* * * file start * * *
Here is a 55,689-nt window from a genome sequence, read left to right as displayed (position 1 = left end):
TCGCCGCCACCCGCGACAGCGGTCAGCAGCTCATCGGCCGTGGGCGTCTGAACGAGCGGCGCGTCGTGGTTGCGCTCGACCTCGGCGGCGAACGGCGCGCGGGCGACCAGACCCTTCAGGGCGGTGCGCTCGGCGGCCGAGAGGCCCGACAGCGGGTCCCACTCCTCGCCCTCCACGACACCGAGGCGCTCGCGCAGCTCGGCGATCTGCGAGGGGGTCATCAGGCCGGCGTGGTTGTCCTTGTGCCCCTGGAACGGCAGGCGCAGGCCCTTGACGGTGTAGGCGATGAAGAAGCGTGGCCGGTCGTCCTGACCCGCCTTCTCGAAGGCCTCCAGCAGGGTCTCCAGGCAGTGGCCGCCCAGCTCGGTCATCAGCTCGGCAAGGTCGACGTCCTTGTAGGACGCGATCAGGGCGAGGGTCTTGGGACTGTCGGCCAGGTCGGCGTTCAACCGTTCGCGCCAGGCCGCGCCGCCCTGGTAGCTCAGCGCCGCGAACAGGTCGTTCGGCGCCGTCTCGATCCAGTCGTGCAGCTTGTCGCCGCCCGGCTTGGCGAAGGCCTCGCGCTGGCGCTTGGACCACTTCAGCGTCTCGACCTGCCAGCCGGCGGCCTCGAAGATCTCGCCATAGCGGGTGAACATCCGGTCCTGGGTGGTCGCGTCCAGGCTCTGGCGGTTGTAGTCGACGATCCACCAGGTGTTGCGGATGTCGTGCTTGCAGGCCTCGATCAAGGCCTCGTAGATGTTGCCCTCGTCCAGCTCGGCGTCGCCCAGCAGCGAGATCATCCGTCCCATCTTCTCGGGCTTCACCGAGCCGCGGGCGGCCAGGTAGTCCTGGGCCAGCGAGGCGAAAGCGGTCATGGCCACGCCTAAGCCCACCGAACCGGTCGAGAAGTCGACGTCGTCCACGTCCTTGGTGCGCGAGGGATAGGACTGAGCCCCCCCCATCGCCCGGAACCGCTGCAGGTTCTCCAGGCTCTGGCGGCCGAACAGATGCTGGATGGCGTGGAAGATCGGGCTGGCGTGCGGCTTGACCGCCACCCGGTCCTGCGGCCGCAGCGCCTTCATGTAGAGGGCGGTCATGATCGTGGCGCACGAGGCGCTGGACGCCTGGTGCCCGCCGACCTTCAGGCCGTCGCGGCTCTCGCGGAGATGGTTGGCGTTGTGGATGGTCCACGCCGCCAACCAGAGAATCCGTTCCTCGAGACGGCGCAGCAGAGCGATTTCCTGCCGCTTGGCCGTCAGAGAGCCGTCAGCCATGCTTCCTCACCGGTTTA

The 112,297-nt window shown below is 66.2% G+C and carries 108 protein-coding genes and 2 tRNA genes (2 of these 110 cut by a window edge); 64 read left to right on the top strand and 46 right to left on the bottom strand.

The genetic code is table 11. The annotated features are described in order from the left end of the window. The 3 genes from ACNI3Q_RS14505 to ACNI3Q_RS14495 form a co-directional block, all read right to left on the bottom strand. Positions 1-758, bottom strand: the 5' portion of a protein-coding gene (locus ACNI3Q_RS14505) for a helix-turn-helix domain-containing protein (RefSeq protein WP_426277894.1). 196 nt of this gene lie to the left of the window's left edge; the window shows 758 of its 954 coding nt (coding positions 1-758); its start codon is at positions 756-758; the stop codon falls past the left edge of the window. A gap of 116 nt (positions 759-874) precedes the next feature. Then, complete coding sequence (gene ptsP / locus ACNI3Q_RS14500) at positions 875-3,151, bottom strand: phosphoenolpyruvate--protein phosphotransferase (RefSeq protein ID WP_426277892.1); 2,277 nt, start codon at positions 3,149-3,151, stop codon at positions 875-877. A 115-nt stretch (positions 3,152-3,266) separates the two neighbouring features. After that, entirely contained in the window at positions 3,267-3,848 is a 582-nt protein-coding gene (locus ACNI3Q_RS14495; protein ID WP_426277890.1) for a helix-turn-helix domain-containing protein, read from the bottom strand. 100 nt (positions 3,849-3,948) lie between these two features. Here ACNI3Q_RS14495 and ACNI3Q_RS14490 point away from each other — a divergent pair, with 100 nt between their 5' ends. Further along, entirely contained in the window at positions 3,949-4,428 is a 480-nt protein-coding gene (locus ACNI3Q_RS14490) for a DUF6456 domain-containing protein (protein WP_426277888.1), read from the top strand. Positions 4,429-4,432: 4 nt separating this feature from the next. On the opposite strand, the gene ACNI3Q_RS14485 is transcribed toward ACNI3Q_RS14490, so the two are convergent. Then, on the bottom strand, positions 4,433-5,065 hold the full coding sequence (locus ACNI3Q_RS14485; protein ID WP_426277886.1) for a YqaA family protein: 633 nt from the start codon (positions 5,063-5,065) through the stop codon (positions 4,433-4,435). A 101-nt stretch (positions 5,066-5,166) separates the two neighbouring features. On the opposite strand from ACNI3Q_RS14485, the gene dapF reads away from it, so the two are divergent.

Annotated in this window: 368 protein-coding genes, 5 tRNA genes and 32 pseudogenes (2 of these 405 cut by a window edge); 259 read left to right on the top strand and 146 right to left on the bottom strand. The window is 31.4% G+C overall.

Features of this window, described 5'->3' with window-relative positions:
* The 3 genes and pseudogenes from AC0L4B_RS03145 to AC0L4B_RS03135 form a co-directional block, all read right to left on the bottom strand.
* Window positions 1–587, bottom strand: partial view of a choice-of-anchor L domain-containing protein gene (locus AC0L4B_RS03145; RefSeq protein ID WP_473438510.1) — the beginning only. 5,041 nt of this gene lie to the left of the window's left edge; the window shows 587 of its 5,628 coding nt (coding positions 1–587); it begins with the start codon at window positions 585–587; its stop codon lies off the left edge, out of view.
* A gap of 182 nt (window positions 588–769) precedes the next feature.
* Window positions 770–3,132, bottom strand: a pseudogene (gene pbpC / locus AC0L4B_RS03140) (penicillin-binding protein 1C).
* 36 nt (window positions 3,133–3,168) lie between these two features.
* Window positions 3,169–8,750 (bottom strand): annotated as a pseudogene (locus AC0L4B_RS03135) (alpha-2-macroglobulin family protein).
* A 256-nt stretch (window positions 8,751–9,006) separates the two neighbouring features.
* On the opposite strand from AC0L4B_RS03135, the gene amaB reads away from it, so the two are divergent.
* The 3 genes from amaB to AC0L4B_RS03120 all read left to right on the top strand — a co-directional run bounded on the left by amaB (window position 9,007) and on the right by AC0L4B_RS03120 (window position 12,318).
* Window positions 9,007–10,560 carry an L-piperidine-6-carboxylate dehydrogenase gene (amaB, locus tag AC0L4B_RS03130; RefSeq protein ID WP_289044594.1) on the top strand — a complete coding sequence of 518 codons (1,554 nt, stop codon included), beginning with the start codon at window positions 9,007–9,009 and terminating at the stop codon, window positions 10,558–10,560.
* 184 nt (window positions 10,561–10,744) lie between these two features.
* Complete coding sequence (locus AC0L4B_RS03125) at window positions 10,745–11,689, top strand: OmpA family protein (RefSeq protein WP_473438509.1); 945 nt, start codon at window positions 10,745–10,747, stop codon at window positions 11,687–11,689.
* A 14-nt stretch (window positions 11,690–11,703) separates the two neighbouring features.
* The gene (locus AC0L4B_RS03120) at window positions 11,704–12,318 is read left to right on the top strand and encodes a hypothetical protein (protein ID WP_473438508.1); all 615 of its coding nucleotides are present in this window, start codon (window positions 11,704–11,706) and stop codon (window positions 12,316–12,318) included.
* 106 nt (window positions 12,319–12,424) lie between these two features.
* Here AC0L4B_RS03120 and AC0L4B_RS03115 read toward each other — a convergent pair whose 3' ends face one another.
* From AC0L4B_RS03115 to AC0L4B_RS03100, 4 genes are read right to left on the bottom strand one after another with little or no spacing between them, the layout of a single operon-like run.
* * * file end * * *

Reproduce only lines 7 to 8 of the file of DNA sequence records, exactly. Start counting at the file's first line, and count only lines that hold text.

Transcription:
* The 3 genes and pseudogenes from AC0L4B_RS03145 to AC0L4B_RS03135 form a co-directional block, all read right to left on the bottom strand.
* Window positions 1–587, bottom strand: partial view of a choice-of-anchor L domain-containing protein gene (locus AC0L4B_RS03145; RefSeq protein ID WP_473438510.1) — the beginning only. 5,041 nt of this gene lie to the left of the window's left edge; the window shows 587 of its 5,628 coding nt (coding positions 1–587); it begins with the start codon at window positions 585–587; its stop codon lies off the left edge, out of view.